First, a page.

There is a helpful article in the latest edition of Theology today, by Ruth A. Meyers on the shape of worship in missional church, which I will be adding it to my list of compulsory readings for the Missional Church Leadership courses I teach.
The article starts with a real life story of a missional community. Always a good sign, because a key theology underpinning missional church is the focus on lived communities and their practices, in contrast to starting first with elaborate theories. The article then places their lived practices alongside existing understandings of worship.
- Inside and outside – gathered public worship builds up and resources Christians who then go out to serve in mission
- Outside in – gathered public worship is seen as mission, attracting people who are changed by the worship experience
- Inside out – worship is mission, not as an instrument to change people as with “outside in”, but as an full expression of God’s mission
The article then argues that all, and yet none, of these three categories describe missional worship. After a helpful survey of recent shifts in mission – mission is a partnering with a Trinitarian God rather than humans taking initiatives – she then outlines a number of concrete practices, in which mission is worship and worship is mission. The list sounds traditional, yet has an intentional reframing.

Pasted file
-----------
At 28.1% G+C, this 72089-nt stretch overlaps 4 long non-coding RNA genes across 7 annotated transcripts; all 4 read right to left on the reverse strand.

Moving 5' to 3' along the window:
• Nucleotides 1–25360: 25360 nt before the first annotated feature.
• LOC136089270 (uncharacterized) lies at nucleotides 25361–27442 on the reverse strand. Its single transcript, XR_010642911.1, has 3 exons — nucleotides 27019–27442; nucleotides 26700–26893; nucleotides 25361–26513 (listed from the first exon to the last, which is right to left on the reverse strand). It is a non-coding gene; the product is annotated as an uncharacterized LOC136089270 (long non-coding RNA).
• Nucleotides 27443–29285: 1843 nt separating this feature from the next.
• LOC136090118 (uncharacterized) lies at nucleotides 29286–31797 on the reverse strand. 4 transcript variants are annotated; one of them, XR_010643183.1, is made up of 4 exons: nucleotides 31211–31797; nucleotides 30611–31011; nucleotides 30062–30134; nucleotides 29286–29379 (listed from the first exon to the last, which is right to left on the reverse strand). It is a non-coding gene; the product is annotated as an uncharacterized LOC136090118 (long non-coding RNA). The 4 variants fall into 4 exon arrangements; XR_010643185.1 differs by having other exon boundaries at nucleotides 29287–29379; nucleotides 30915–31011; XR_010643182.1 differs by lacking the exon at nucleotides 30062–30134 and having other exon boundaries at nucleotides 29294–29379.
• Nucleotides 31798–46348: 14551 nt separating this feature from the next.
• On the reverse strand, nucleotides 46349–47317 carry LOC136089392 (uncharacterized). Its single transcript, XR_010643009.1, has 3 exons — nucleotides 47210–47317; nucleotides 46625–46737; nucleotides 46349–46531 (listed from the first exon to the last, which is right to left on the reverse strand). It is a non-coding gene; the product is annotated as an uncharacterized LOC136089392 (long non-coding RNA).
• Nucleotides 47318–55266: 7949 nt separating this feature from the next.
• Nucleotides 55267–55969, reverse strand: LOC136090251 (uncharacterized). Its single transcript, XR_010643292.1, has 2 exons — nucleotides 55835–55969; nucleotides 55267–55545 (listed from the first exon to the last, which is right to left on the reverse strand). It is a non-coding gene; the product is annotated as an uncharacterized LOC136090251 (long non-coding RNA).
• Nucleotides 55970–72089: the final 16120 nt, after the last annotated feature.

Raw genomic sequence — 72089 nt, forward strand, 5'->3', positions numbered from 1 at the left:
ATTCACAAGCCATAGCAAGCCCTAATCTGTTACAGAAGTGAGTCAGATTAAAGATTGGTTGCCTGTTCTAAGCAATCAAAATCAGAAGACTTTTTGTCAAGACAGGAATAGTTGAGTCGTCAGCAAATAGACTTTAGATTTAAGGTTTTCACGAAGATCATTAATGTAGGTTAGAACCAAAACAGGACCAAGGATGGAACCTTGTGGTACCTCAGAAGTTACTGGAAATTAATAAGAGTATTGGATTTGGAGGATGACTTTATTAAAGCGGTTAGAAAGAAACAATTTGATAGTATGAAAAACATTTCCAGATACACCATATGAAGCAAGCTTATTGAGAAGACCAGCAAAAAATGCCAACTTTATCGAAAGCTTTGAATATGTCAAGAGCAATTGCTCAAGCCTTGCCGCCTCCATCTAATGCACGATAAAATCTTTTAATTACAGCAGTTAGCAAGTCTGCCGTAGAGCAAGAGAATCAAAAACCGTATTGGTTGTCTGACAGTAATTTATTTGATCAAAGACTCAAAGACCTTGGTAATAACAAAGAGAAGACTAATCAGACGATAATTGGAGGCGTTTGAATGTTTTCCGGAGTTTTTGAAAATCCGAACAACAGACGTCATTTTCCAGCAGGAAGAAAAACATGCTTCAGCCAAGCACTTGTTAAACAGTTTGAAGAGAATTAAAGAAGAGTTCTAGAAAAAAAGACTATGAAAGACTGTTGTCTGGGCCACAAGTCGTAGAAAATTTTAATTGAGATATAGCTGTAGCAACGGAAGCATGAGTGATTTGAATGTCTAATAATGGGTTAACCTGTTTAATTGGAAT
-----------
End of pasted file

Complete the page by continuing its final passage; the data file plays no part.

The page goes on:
- Reconciling community – the more diverse the worshipping community, the more worship is missional, showing forth God’s reconciling love
- Hospitality – welcoming those not yet active members with a focus on who is not here from our neighbourhood? Hence, what might need to change in us?
- Symbol – using language of the people
- Proclamation – seeing all the acts of gathered public worship as educational
- Intercession – praying beyond our narrow parochial concerns, which in turns open those who pray to transformation
- Offering – worship engaging the whole of life and all the people
- Thanksgiving – simple gratitude
Tuesday, July 27, 2010
Can I swap my pliers for your economic Trinity?